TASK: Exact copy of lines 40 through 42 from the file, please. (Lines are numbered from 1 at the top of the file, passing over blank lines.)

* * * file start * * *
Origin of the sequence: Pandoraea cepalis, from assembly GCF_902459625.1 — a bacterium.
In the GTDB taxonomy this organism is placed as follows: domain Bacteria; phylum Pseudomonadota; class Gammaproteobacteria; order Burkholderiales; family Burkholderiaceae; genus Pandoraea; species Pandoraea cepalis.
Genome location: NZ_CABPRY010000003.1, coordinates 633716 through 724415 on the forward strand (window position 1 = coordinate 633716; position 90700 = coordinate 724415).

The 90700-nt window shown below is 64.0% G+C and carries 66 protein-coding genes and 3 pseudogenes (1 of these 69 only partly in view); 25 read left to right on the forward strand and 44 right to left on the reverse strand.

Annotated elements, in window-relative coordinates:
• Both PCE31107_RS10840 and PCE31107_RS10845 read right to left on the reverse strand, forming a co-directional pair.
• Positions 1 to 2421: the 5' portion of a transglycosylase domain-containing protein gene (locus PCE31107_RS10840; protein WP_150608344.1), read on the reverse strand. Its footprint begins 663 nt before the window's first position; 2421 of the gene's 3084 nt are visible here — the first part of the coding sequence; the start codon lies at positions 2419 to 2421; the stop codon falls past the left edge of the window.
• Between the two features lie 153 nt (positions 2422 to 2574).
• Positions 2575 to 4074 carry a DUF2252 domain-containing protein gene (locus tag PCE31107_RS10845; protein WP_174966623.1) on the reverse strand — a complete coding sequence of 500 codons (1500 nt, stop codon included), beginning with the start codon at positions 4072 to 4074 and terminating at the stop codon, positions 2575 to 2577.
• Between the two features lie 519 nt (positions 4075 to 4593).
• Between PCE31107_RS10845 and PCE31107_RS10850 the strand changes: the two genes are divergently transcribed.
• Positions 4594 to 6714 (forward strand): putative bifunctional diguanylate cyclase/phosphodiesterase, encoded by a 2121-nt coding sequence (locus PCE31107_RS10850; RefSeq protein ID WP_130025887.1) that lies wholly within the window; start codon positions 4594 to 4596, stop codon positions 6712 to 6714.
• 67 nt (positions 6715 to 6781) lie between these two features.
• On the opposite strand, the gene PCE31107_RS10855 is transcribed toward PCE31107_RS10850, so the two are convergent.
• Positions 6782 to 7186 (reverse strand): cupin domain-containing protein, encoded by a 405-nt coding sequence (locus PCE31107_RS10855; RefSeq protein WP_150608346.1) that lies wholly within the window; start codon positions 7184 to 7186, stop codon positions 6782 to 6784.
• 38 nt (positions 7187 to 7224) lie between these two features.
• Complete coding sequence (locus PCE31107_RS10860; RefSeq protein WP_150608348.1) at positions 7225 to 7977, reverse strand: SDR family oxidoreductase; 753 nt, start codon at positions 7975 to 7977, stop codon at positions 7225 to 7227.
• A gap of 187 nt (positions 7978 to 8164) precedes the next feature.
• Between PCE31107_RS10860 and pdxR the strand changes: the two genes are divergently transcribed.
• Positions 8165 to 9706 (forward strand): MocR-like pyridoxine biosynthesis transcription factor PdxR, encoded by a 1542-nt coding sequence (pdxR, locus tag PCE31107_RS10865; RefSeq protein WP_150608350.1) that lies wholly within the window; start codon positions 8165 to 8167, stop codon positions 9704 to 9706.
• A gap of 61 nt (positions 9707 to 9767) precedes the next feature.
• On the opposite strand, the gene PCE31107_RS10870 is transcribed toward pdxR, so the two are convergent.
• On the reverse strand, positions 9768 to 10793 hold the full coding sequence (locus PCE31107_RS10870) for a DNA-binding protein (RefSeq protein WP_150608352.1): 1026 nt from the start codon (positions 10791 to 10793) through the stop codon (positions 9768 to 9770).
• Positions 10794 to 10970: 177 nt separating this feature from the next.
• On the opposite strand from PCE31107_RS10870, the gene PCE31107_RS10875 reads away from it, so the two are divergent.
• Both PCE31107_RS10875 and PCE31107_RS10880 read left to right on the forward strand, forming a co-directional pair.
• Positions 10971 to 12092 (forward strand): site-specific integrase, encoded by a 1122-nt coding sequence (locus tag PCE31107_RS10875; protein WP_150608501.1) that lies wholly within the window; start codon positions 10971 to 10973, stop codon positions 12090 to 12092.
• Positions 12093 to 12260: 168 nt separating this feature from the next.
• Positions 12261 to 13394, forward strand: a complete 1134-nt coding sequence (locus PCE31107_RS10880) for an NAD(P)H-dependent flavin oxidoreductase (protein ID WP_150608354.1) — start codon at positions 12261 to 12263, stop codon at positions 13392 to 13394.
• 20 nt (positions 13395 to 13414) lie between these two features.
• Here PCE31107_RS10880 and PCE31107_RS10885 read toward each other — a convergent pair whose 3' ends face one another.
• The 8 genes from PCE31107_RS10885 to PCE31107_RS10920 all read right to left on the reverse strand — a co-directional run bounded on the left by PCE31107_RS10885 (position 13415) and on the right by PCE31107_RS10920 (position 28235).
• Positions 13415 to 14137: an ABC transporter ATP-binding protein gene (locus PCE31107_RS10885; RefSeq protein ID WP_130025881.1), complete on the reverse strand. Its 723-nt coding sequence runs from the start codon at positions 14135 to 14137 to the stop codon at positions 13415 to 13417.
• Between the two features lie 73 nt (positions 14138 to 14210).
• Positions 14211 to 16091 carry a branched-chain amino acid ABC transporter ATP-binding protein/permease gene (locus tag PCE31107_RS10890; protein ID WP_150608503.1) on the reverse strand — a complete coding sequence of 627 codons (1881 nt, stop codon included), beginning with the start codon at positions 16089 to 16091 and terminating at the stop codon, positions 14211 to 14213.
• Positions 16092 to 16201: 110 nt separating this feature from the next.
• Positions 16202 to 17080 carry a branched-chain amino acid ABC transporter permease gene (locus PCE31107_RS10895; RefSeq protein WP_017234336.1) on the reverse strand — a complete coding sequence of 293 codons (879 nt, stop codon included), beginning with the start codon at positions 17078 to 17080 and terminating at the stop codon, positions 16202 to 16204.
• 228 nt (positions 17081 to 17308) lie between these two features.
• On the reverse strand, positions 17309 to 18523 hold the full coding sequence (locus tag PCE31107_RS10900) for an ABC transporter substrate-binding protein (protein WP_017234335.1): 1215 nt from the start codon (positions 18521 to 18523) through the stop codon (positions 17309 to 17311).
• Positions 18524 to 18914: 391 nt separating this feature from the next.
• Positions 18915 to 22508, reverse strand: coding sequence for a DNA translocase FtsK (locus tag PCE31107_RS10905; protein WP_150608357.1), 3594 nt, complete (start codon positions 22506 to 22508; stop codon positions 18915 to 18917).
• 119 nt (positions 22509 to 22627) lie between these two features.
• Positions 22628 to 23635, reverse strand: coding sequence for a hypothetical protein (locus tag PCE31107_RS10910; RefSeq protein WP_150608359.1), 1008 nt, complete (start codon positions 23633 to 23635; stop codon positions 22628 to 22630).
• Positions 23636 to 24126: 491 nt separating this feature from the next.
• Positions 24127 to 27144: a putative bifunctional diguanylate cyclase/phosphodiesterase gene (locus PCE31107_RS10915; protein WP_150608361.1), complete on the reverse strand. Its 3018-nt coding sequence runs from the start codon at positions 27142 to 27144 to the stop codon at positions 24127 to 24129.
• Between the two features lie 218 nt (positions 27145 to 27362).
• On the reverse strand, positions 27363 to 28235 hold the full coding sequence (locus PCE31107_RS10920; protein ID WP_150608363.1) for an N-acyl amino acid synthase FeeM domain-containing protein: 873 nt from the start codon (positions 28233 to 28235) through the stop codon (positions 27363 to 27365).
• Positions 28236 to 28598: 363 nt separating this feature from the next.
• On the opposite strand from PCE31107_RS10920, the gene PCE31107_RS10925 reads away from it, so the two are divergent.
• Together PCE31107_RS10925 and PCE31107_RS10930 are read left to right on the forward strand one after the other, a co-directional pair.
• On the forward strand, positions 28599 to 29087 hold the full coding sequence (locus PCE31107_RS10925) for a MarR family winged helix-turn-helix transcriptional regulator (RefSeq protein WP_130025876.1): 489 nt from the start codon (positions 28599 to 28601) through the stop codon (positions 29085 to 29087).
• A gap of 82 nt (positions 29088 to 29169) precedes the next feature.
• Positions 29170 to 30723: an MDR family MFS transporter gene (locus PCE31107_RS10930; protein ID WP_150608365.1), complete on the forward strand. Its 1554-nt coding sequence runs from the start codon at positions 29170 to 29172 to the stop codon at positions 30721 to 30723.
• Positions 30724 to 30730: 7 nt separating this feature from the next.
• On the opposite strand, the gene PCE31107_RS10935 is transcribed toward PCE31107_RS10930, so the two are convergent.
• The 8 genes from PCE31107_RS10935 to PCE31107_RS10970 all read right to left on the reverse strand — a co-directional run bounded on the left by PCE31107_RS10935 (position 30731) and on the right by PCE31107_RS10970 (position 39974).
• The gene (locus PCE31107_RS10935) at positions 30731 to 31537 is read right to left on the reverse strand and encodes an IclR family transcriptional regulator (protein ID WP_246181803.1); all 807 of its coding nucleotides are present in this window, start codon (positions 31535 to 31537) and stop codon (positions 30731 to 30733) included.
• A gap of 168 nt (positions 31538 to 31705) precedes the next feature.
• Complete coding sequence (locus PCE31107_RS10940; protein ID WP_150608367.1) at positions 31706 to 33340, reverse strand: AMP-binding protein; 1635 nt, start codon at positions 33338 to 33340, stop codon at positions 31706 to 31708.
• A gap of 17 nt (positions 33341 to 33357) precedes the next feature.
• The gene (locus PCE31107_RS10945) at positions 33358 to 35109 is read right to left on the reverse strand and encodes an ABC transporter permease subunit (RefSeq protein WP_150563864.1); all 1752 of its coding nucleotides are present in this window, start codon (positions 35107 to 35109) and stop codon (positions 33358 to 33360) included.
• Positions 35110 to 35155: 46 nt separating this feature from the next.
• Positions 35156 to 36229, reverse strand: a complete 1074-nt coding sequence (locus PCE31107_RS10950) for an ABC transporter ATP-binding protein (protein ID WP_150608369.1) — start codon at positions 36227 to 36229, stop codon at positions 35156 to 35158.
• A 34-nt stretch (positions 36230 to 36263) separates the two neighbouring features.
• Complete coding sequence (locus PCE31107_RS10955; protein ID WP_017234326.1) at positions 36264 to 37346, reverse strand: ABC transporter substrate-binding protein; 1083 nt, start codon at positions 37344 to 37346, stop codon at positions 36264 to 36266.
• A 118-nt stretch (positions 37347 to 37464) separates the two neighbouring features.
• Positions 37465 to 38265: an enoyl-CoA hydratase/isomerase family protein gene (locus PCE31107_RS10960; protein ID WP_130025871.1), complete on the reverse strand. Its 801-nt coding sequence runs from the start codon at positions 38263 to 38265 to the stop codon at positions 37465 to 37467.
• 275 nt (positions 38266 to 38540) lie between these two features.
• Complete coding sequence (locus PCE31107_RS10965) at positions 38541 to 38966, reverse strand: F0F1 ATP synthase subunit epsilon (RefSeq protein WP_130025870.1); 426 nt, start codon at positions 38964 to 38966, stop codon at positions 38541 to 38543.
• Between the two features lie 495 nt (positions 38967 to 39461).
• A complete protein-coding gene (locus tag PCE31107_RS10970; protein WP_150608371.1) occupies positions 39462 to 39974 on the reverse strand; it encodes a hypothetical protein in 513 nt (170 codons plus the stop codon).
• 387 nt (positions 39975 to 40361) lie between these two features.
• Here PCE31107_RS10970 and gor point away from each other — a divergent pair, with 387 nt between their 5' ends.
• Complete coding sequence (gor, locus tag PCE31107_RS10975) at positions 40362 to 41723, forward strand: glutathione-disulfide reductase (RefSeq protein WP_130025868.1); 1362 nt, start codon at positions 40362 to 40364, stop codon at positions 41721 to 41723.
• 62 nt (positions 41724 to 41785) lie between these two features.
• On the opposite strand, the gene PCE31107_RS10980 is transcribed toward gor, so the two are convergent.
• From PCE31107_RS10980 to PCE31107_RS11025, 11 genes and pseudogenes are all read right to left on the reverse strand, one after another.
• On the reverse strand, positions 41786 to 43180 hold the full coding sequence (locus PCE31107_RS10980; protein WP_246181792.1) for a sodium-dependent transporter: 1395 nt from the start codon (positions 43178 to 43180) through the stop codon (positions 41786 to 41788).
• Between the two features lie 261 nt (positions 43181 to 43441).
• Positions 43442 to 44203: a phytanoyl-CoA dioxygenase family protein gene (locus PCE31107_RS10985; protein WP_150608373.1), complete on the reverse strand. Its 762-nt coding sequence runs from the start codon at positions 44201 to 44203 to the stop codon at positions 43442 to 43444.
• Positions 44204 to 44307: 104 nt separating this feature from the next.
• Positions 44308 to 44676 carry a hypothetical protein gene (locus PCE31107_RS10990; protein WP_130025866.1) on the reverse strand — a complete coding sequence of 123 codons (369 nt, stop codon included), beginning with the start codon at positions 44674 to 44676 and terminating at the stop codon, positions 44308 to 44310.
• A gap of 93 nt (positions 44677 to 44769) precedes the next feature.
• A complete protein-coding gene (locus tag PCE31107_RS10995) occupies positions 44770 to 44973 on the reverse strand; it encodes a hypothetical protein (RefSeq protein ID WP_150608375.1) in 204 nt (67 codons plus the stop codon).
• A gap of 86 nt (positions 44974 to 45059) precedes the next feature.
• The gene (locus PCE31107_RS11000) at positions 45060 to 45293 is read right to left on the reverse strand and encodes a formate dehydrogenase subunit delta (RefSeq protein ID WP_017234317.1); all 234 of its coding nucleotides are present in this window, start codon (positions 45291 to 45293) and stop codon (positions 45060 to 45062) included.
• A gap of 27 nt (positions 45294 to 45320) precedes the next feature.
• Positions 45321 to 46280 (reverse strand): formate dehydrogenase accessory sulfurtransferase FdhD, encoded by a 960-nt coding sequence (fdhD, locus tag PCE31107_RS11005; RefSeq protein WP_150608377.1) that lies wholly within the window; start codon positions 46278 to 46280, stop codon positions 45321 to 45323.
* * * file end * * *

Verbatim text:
• Positions 18524 to 18914: 391 nt separating this feature from the next.
• Positions 18915 to 22508, reverse strand: coding sequence for a DNA translocase FtsK (locus tag PCE31107_RS10905; protein WP_150608357.1), 3594 nt, complete (start codon positions 22506 to 22508; stop codon positions 18915 to 18917).
• 119 nt (positions 22509 to 22627) lie between these two features.